"Congress supported the President’s use of ‘all necessary and appropriate force against those nations, organization, or persons he determines planned, authorized committed or aided the terrorist [September 11] attacks or harbored such organizations or persons,’" reads a brief filed on behalf of the administration.

But Padilla’s lawyers argue that the approval of military force by Congress did not grant the president power to detain US citizens indefinitely without due process.

"A system of domestic military detention for citizens suspected of plotting violent acts…would represent such a dramatic departure from our Nation’s constitutional traditions that, at a minimum, it must be authorized by a clear and unequivocal statement by Congress, explicitly delineating the scope of such detentions and the procedures to accompany them. The courts then could review that system to determine if its scope and procedures were consistent with the Constitution. In the absence of a clear statement from Congress authorizing such detentions, it is premature for this Court to pass on their constitutionality," their filing stated.

Lawyers for Hamdi and Padilla insist their clients must have access to trials so they can tell their side of the story and challenge their detentions. "[Hamdi] hasn't been able to look at the facts that have been alleged against him and give any kind of an explanation as to his side of the story, which may well turn out to be true," lawyer Frank Dunham Jr. told the Court.

Weighing in on behalf of Hamdi, the American Bar Association filed a brief stating, "If the government’s position were adopted by this Court, a U.S. citizen who is falsely or inaccurately accused could be detained indefinitely, without effective access to counsel to test the basis for his detention in a habeas corpus proceeding or, indeed, in any judicial proceeding. Such power is fundamentally incompatible with the constitutional guarantee of due process, with the role constitutionally assigned to the courts in the protection of individual rights, and with the rule of law itself."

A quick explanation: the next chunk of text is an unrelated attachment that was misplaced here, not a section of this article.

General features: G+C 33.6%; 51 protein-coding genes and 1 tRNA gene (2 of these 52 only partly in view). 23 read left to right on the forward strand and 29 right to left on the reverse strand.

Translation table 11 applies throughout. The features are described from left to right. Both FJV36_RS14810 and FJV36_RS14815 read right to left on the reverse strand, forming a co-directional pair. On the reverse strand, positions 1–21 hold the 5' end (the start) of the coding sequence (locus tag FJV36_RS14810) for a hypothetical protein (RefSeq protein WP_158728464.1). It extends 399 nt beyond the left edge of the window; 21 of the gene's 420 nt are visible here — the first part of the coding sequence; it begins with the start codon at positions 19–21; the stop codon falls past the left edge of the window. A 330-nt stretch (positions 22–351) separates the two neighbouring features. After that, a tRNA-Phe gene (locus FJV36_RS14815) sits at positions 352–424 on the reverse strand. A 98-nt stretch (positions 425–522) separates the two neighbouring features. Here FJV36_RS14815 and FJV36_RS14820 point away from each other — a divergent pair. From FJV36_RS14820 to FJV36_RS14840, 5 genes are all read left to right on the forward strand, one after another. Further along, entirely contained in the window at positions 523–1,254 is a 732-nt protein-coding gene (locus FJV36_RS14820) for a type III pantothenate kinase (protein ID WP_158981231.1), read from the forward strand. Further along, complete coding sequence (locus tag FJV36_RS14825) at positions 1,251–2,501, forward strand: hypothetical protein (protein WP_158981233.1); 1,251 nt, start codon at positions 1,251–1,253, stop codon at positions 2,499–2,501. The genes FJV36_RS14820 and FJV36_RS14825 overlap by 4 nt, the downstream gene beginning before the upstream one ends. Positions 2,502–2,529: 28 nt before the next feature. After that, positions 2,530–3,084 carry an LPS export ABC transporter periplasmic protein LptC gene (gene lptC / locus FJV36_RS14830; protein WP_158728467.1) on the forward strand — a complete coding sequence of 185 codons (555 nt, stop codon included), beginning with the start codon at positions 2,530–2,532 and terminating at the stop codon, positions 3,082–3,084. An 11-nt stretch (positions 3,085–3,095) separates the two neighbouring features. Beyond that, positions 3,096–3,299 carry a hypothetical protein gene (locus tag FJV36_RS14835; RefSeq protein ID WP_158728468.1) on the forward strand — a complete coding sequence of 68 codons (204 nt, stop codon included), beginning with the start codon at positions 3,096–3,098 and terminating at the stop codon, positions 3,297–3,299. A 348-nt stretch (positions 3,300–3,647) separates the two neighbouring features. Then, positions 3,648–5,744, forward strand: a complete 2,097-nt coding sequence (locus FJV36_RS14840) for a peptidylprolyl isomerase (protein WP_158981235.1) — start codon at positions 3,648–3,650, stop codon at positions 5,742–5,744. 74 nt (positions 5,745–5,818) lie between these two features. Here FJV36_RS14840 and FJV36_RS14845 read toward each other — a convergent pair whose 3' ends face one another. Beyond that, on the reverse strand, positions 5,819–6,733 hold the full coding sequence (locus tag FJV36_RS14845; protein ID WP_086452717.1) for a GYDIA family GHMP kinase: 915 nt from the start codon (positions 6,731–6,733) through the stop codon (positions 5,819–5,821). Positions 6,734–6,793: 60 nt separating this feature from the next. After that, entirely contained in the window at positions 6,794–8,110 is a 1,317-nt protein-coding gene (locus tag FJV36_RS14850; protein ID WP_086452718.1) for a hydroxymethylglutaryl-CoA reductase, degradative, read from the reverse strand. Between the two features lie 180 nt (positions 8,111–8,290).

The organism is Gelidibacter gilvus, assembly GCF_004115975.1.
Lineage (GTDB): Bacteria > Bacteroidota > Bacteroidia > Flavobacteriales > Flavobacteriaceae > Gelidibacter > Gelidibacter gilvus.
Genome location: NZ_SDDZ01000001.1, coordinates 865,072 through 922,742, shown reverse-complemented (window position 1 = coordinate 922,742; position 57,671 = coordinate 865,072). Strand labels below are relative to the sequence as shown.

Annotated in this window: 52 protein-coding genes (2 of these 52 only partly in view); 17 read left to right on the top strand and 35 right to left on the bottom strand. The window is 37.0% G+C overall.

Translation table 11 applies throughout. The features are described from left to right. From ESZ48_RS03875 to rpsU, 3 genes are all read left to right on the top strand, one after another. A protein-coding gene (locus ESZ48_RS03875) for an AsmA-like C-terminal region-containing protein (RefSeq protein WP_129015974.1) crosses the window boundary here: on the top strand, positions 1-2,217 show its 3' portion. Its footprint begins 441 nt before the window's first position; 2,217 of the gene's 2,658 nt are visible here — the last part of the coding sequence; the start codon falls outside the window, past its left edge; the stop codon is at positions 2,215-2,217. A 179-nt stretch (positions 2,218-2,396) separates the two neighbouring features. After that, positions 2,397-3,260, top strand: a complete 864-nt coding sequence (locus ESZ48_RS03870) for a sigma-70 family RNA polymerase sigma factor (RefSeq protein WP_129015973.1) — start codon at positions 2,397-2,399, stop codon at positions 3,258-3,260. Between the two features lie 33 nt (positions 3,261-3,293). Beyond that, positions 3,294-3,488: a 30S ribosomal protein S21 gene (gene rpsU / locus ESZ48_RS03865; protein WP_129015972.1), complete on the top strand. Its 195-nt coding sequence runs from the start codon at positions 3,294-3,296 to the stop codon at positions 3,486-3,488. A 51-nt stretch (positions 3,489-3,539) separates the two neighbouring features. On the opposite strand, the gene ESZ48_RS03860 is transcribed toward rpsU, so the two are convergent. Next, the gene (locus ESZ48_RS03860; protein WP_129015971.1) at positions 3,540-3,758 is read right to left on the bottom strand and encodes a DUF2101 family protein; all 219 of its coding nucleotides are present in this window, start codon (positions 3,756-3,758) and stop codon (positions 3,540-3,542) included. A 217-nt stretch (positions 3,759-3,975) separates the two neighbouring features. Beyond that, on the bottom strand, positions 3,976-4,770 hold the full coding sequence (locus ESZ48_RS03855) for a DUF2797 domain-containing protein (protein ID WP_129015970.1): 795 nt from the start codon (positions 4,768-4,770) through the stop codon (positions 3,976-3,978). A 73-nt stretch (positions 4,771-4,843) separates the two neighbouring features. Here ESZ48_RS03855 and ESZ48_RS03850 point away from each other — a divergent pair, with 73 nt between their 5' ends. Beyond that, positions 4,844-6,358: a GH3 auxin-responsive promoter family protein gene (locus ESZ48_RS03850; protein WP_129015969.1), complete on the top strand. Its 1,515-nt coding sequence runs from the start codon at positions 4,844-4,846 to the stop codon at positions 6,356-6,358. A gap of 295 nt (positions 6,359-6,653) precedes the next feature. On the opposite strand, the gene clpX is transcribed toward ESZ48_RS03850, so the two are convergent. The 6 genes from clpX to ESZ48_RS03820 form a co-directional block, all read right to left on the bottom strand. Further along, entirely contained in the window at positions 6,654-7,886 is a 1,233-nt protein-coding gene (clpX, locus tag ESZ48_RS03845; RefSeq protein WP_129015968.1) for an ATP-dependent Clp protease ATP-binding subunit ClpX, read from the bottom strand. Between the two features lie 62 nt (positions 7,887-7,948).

During the arguments, demonstrators representing various civil rights groups protested the government’s detention of Hamdi and Padilla and asked the High Court to check what they called the president’s claim to "unlimited wartime powers." The groups included the American Friends Service Committee, Amnesty International USA, Japanese American Citizen’s League, La Resistencia, Council on American-Islamic Relations, the Not in Our Name Project, and many more.

A statement released to the press on behalf of the more than two dozen organizations, read, "In 2002, President Bush pledged to ‘stand firm’ for the ‘non- negotiable demands of human dignity...the rule of law...and limits on the power of state.’ In what seems like a direct contradiction of his firm pledge, the president is now taking a pick-and-choose approach to enforcing Constitutional protections, claiming that guarantees to due process and equal protection can be suspended at his discretion. The dangerous new presidentially-designated category of enemy combatants, individuals who have no legal rights, is unjust, illegal, and immoral, and cannot be allowed to stand."

Last week the Supreme Court heard arguments in a case brought on behalf of non-citizen detainees being held as "enemy combatants" at the Navy Base in Guantanamo Bay Cuba. The government claims the foreign nationals being held there are not entitled to appeal their detention in US Courts because the courts do not have jurisdiction outside of US territory. Lawyers for the detainees argue that their ongoing detention violates the US constitution as well and many international treaties.

A decision on all three cases pertaining to the president’s authority to detain those he designates an "enemy combatants" is not expected until later in the spring or summer.

Send to Friends Respond to Editors or Reporter

The NewStandard ceased publishing on April 27, 2007.


Jessica Azulay is a staff journalist.

Recent contributions by Jessica Azulay:
more